Ex-Gov. Snyder's attorney: Flint is 'improper venue' for charges
An attorney for former Gov. Rick Snyder argued in court Tuesday that Flint isn't the proper venue to bring misdemeanor charges against the two-term Republican governor for his handling of the city's water crisis.
Attorney Brian Lennon said in a letter to Michigan Solicitor General Fadwa Hammoud that defendants usually should be tried in the county where the purported crime was committed. During a pretrial conference Tuesday morning, Lennon said the governor's indictment was "fatally flawed."
"At all times set forth in the indictment, our client was the presiding governor of the state of Michigan with the executive office of the governor located at the Romney Building in downtown Lansing," Lennon wrote in his letter. "Consequently, the proper venue is in the City of Lansing located in Ingham County — not the City of Flint."
The letter was attached to a discovery request that was filed in court Tuesday morning. The letter references an upcoming motion to dismiss Snyder's indictment.
"We’re trying to give the government an opportunity to recognize this mistake and voluntarily dismiss the indictment against Gov. Snyder," Lennon said during a pretrial conference.
67th District Court Judge William Crawford heard brief arguments about the matters before deciding to give the attorneys time to discuss them.At about 10:30 a.m., Crawford set another conference for Feb. 23.
Bryant Osikowicz, Michigan assistant attorney general, didn't directly address the claim about the venue made by Lennon. Osikowicz initially requested another court date so his team could see the motion and respond to it.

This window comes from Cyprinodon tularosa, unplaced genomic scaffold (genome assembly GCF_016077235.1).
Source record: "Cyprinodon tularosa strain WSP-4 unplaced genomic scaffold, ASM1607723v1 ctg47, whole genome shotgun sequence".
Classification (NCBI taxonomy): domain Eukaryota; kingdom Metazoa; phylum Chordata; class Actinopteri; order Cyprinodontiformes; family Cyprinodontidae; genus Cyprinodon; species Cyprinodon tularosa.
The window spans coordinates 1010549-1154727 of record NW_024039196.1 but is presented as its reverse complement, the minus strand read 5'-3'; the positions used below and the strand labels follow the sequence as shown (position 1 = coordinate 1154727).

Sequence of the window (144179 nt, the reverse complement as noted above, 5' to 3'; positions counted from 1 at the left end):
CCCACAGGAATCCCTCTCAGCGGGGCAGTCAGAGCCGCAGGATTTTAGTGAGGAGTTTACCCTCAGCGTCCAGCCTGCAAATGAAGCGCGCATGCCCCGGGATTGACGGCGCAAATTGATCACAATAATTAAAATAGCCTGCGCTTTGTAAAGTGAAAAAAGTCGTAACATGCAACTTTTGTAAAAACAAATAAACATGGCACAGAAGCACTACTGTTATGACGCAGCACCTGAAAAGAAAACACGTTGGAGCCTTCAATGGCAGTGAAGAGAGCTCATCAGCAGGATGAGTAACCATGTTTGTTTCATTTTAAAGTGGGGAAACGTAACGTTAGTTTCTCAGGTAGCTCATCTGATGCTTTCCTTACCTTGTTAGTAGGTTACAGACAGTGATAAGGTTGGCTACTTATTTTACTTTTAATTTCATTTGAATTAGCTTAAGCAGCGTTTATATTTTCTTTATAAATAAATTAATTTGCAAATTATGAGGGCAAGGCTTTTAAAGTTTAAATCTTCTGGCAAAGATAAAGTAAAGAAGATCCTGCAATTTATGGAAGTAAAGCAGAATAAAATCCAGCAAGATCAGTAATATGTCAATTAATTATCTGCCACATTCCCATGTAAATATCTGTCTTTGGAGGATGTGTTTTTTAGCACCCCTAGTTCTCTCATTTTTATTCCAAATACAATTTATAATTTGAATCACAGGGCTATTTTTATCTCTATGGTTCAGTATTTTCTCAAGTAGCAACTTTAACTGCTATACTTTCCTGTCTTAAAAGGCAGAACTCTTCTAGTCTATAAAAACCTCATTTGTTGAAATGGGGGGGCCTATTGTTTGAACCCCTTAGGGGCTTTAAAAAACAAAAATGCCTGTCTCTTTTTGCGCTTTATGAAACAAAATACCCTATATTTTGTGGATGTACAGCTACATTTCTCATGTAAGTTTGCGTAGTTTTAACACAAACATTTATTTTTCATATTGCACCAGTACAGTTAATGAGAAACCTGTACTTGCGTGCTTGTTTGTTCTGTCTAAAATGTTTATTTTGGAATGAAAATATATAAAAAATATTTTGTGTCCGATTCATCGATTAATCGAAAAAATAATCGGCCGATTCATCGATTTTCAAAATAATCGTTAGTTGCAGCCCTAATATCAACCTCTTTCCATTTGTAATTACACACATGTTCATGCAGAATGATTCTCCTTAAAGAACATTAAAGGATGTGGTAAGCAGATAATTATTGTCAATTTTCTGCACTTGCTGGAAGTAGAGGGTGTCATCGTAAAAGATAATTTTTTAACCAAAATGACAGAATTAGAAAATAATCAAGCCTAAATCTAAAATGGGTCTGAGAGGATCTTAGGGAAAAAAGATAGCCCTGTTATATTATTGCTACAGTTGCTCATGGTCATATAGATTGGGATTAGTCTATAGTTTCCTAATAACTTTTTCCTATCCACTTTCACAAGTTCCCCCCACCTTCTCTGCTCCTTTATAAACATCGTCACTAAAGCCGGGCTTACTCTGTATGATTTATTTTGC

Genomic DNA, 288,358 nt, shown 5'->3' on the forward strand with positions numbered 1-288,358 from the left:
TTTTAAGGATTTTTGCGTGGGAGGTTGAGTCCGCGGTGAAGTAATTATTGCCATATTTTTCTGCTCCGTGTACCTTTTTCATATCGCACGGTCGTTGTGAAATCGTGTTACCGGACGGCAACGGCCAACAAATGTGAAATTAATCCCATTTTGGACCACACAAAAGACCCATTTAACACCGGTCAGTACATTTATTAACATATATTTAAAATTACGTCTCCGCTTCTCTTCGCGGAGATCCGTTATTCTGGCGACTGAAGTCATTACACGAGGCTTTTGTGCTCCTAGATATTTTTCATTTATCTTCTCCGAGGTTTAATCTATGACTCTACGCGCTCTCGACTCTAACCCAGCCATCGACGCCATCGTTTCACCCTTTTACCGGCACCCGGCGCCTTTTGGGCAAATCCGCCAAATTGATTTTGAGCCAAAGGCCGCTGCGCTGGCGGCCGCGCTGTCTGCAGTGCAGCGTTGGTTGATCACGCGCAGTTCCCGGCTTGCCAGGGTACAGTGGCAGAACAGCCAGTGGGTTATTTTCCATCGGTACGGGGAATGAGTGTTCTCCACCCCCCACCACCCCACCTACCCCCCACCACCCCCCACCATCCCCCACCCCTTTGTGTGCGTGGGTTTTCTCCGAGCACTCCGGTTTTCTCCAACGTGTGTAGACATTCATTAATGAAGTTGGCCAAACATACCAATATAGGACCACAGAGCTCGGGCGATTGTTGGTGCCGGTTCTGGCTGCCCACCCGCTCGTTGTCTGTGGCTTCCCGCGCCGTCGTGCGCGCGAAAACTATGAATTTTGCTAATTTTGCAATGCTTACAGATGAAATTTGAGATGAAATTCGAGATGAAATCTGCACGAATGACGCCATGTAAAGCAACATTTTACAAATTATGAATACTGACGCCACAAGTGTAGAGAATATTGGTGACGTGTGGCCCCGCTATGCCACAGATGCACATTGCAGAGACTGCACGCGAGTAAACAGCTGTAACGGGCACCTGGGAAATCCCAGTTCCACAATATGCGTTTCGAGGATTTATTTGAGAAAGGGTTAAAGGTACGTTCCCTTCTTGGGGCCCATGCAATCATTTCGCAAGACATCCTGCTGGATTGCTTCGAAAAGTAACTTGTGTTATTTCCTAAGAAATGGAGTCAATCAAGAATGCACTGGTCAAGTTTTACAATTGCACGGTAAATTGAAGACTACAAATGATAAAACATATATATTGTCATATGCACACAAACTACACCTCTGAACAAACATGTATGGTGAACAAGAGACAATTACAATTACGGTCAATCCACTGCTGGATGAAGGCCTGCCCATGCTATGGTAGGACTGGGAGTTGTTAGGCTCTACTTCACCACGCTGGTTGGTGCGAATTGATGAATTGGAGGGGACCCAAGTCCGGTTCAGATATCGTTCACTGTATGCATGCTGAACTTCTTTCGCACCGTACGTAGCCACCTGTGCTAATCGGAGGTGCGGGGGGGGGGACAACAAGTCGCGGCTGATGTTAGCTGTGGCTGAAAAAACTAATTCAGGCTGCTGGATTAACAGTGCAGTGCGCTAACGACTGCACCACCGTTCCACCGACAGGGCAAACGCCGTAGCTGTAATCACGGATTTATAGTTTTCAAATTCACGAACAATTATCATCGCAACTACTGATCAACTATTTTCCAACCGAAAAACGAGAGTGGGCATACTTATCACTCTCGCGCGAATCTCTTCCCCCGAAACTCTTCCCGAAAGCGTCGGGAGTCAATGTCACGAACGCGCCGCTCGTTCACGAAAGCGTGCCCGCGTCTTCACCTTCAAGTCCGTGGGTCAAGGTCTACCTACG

Snyder appeared only briefly via Zoom during Tuesday's conference.
On Thursday, Attorney General Dana Nessel's office revealed 41 charges against nine state and city officials, who face a wide array of allegations tied to the lead-contaminated water crisis that resulted after Flint switched its water source on April 25, 2014 — a date listed on the indictment against Snyder.
The former governor led Michigan for eight years from 2011 through the end of 2018. His slogan was "relentless positive action," but he now faces two counts of willful neglect of duty. The misdemeanor counts carry a penalty of one year behind bars and a fine of up to $1,000.
"As the evidence comes out, it will be plain for everybody to see why, in fact, charges were absolutely necessary in this case," Wayne County Prosecutor Kym Worthy said during a press conference last week. "So it goes far beyond just failing to supervise or someone making a mistake on your staff. Far beyond."
One of the counts against the governor says he failed to declare a state of emergency or disaster, although he was notified of a threat of an emergency or disaster in Flint. Snyder did eventually declare a state of emergency in January 2016 — three months after he had Flint shift its water source back to Detroit's regional water system.
The other count says Snyder failed to inquire into "the performance, condition and administration" of officers whom he appointed and was required to supervise under the state constitution. Legal experts say this likely refers to the emergency managers who were in place in Flint and working under Snyder. Two of them also face charges.